Sugarless Sweetener: Not So Sweet for Canines

Xylitol products

Xylitol is a common ingredient used to sweeten human food products.  It’s most notably found in sugarless items like chewing gum, peanut butter, Jell-O, pudding, or other household products like vitamins, mouthwash, and toothpaste.  Ice Breakers Cubed gum is the most common culprit we’ve seen lately at Aldie, and unfortunately has a high amount of xylitol.  Just ONE tiny, little, delicious cube can cause toxicity in a 25-pound dog!

Xylitol toxicity is not documented as well in cats; most research indicates they are a bit more tolerant than their canine counterparts.  However, it is not recommended to give cats xylitol and you should contact your veterinarian if you believe your cat has ingested any amount.

WHAT DOES IT DO?

A dog’s body responds to xylitol in the same, but exaggerated, manner that it would typically respond to sugar: it releases insulin.  This causes a low blood glucose (blood sugar) level, which can result in subsequent weakness, muscle tremors, or even seizures or death. Xylitol is absorbed rapidly after ingestion; the drop in blood sugar can occur as quickly as 30 minutes after ingestion, but signs may take up to 12 hours to develop.

Xylitol can also cause damage to your dog’s liver.  It can take up to 2-3 days for evidence of the damage to appear on lab work.  The liver damage can range in severity from mild and temporary, to extreme and life-threatening.  The liver is an important organ and has many jobs.  We typically think of it as the filter/recycler of the body, as it processes blood from all around the body and “cleans” it up.   However, the liver also makes many things, including clotting factors. Clotting factors allow the body to stop a severe hemorrhagic event from occurring following a simple injury (think bumping your knee=small bruise, not life-threatening hemorrhage).   Dogs with severe liver damage may become jaundiced (have a yellow tinge to eyes/skin).   If the clotting factors are also affected, life-threatening anemia can occur, and a blood transfusion may be required.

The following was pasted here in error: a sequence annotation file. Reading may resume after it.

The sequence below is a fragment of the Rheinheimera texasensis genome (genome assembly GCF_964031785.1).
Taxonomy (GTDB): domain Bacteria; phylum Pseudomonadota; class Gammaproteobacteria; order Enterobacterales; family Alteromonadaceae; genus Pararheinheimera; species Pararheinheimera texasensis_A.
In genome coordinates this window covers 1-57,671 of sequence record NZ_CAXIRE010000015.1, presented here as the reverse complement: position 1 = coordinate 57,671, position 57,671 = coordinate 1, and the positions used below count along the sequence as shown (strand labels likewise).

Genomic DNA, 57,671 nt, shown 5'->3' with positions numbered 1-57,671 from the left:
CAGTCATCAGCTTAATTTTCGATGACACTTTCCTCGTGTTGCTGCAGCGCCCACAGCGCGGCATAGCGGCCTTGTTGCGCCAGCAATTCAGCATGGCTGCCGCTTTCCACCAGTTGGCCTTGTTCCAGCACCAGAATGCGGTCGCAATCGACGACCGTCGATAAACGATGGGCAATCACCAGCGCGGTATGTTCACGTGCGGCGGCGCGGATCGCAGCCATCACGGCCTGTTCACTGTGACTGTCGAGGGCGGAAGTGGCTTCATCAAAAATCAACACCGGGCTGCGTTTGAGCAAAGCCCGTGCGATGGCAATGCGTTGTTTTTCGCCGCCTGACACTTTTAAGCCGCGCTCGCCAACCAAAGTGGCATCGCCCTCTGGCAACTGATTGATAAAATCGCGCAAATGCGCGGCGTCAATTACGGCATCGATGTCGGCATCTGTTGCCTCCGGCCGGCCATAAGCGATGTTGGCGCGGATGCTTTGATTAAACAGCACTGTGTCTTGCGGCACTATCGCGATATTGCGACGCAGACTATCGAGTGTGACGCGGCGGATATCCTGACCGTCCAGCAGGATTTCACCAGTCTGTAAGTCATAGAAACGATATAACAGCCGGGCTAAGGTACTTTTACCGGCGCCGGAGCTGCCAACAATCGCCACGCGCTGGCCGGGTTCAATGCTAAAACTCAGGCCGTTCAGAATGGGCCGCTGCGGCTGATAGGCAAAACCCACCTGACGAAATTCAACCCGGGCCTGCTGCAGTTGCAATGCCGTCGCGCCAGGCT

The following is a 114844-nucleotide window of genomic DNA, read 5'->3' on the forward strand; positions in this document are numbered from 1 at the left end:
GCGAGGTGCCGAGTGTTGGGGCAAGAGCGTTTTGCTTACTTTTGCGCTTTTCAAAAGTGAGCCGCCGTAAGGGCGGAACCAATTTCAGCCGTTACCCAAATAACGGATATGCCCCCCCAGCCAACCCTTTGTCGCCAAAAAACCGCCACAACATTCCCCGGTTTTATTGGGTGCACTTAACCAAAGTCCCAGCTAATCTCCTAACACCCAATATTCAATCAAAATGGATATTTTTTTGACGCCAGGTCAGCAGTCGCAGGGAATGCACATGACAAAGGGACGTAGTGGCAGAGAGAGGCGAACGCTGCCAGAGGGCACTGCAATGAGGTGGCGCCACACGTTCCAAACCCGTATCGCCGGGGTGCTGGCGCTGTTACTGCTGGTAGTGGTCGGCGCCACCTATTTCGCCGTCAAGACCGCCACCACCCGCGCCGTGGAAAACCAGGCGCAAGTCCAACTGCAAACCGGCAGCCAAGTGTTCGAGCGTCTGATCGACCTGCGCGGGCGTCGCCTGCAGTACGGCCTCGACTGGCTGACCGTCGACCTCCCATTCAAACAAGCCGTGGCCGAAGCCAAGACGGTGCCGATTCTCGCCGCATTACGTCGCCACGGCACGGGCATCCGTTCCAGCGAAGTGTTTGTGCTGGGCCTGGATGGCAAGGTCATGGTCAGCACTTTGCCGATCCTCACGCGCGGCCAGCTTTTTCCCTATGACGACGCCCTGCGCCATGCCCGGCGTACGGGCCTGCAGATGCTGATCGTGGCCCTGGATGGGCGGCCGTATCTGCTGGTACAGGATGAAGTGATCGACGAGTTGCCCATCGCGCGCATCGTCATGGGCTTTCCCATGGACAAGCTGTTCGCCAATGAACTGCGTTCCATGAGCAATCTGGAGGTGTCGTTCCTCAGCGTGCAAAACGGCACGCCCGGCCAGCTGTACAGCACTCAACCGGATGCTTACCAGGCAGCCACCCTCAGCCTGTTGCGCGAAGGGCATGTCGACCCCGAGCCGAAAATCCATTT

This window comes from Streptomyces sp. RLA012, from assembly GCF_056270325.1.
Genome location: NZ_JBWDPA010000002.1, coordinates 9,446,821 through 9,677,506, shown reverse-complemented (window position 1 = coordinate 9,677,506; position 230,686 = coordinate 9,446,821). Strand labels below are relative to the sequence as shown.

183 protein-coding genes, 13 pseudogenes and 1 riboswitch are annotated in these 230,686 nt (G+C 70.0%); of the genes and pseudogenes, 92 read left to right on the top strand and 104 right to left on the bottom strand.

WHAT SHOULD I DO?

Time is of the essence! As soon as you realize your dog has ingested something containing xylitol, contact the veterinarians at Dulles South Veterinary Center and bring them in right away!  Blood glucose can drop as soon as 30 minutes after ingestion, so there’s no time to waste.

WHAT DOES THE VET DO?

We will induce vomiting, and make recommendations for further treatment and monitoring based on how much xylitol your dog ingested.  Inducing vomiting at home with hydrogen peroxide can work, sometimes. However, there are studies that show that burns from the peroxide ingestion can persist in the esophagus/stomach days after the vomiting episode. Veterinarians have a much more potent vomiting agent, which is more likely to be successful than just peroxide, and less likely to have the abrasive side effects.

After vomiting occurs, we often recommend hospitalization for IV fluid support, dextrose (sugar) supplementation, liver protectant medications, and frequent monitoring lab work.  These hospital stays range from 1 day for minimally affected dogs, to a week or more in very severe cases.

PREVENTION

Xylitol is a sneakily dangerous food ingredient.  Make sure to double check what kind of peanut butter you use to feed treats/medications, and use extreme caution with oral hygiene products, medications/vitamins, and chewing gum in the house. Make sure to keep your toothpaste and mouthwash in a drawer if you have a counter surfer, and keep purses and bookbags with gum up high on hooks to deter “shopping” from these items.

The veterinarians at Dulles South Veterinary Center are here to answer any questions or treat your pet if he/she happens to get a hold of xylitol-containing goodies.